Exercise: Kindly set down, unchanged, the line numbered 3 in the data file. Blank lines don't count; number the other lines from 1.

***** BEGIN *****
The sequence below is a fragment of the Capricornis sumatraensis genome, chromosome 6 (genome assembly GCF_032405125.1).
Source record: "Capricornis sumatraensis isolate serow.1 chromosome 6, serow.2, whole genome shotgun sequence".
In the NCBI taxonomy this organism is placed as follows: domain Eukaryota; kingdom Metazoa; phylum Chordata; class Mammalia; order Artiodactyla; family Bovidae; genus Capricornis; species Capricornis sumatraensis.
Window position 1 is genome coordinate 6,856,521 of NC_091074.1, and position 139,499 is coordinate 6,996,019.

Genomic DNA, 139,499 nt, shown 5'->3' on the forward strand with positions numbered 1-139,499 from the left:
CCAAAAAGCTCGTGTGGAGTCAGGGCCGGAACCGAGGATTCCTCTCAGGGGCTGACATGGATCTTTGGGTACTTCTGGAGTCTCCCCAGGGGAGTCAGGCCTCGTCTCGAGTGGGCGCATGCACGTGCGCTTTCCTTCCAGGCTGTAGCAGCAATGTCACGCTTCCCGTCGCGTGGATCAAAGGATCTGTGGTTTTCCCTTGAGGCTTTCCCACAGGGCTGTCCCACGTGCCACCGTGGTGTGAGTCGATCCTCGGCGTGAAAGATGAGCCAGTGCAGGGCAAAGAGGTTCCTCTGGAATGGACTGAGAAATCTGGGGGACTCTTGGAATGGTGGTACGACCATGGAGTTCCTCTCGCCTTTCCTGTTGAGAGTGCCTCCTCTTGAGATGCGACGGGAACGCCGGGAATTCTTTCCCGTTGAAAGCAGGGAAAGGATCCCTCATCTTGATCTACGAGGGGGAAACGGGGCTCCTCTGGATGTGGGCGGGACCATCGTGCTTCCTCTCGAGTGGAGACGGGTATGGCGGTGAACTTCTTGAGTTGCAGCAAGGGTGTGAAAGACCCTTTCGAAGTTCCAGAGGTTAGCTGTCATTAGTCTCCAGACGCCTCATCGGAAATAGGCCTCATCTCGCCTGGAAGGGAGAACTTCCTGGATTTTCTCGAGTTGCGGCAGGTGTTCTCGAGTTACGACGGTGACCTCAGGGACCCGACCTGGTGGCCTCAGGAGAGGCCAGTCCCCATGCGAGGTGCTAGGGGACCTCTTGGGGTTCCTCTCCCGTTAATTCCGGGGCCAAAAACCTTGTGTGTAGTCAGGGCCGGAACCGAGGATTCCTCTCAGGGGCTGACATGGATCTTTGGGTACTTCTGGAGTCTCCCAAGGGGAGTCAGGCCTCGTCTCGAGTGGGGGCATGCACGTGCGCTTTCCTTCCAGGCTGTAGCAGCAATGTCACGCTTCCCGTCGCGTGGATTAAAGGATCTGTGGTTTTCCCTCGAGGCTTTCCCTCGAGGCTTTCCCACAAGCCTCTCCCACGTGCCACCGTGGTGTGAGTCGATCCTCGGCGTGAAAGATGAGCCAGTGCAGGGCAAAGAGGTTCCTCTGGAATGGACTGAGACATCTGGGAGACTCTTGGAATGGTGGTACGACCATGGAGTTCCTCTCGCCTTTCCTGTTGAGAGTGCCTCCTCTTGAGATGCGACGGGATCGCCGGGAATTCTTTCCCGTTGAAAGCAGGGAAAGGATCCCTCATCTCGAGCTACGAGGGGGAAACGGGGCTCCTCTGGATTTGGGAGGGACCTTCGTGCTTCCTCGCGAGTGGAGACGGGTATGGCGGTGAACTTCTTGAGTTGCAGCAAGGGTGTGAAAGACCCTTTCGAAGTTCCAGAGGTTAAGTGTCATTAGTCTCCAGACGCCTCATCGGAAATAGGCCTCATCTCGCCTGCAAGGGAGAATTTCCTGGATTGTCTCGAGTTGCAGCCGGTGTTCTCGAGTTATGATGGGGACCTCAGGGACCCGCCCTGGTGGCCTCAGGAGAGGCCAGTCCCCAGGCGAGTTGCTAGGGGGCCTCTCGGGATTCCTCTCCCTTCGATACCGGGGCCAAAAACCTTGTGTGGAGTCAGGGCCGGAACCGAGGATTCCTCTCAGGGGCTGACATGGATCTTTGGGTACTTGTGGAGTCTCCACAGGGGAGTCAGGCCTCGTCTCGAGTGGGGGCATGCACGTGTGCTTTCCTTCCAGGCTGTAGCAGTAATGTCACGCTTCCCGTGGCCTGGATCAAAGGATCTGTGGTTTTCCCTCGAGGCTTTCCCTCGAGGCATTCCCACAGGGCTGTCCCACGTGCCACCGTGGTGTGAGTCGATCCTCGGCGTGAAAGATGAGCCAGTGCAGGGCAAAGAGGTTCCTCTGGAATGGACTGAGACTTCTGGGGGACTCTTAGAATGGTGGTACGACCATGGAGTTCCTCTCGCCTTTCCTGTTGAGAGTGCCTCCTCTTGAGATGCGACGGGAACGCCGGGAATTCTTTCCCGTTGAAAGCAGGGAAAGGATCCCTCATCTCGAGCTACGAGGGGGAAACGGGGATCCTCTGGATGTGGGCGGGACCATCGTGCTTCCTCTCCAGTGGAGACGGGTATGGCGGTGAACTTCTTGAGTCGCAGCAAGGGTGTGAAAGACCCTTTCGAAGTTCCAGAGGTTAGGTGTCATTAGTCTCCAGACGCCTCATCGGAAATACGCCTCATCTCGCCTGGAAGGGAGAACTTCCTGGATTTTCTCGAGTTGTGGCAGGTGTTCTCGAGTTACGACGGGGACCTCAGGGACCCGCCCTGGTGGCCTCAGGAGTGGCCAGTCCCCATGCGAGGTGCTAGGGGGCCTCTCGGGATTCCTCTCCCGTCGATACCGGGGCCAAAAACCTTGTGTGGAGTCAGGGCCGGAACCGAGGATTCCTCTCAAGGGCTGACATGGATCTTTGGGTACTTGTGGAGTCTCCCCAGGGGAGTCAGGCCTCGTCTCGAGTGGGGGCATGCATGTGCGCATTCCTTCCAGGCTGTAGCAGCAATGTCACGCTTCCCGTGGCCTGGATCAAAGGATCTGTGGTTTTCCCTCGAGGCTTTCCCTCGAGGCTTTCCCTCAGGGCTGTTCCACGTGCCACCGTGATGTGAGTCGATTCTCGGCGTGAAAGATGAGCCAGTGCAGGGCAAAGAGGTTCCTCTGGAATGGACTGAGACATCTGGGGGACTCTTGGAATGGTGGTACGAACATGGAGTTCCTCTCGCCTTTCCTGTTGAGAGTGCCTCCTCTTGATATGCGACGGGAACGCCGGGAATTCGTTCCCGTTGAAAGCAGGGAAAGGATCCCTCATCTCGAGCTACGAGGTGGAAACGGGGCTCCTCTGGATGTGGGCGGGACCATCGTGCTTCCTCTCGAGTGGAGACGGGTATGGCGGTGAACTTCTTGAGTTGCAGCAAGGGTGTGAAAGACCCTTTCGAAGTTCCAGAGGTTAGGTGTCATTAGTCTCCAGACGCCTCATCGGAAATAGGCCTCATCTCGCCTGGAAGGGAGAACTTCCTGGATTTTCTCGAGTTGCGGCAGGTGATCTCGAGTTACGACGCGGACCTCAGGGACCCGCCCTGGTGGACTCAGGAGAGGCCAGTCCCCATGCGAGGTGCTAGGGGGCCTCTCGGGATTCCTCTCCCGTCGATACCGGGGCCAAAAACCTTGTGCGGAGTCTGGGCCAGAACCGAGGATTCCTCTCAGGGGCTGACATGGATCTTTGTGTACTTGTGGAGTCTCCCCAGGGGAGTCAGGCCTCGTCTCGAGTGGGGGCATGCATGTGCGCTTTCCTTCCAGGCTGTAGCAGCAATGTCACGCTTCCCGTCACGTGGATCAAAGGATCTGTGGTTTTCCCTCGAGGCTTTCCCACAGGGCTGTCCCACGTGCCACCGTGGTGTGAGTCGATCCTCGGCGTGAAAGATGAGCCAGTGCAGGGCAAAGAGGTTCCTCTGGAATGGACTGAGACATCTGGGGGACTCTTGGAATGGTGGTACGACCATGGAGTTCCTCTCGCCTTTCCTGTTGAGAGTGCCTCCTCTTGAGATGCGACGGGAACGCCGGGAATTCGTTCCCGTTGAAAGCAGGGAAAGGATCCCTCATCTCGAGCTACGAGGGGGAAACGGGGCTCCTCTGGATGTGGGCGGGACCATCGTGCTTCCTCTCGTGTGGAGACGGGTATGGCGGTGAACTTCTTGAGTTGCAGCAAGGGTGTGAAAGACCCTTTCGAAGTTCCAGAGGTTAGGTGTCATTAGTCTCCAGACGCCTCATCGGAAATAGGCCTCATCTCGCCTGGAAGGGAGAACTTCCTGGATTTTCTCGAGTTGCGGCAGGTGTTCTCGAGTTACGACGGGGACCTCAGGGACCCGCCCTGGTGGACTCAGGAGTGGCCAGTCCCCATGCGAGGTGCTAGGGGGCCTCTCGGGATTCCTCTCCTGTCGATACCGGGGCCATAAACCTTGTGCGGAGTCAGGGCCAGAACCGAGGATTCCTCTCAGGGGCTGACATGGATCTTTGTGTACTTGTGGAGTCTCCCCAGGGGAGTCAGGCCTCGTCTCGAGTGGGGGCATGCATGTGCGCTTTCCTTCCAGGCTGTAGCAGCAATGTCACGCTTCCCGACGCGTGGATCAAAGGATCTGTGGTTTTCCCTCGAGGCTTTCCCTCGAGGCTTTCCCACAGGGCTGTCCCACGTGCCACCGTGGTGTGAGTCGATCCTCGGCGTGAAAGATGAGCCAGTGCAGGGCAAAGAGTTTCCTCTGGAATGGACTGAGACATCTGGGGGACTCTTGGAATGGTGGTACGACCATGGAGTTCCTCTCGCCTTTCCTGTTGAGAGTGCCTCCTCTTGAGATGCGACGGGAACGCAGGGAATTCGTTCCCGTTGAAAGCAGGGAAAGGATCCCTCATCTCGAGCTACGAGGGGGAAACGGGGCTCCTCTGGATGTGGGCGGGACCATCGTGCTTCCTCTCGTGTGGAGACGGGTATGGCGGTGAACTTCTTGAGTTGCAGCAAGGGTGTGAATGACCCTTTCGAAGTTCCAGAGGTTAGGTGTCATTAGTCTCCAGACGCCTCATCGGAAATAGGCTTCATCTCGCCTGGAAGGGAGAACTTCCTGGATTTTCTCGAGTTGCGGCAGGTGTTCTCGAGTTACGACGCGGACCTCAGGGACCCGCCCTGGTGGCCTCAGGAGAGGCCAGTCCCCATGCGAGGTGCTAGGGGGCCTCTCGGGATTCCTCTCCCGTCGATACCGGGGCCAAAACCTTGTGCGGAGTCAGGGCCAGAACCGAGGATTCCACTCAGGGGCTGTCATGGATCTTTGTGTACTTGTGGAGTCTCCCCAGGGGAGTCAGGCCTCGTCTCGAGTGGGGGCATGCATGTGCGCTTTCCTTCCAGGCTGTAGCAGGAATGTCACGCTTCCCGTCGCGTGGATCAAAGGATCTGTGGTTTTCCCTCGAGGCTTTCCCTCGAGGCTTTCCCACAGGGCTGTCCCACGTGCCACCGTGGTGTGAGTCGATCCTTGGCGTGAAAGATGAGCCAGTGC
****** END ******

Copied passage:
In the NCBI taxonomy this organism is placed as follows: domain Eukaryota; kingdom Metazoa; phylum Chordata; class Mammalia; order Artiodactyla; family Bovidae; genus Capricornis; species Capricornis sumatraensis.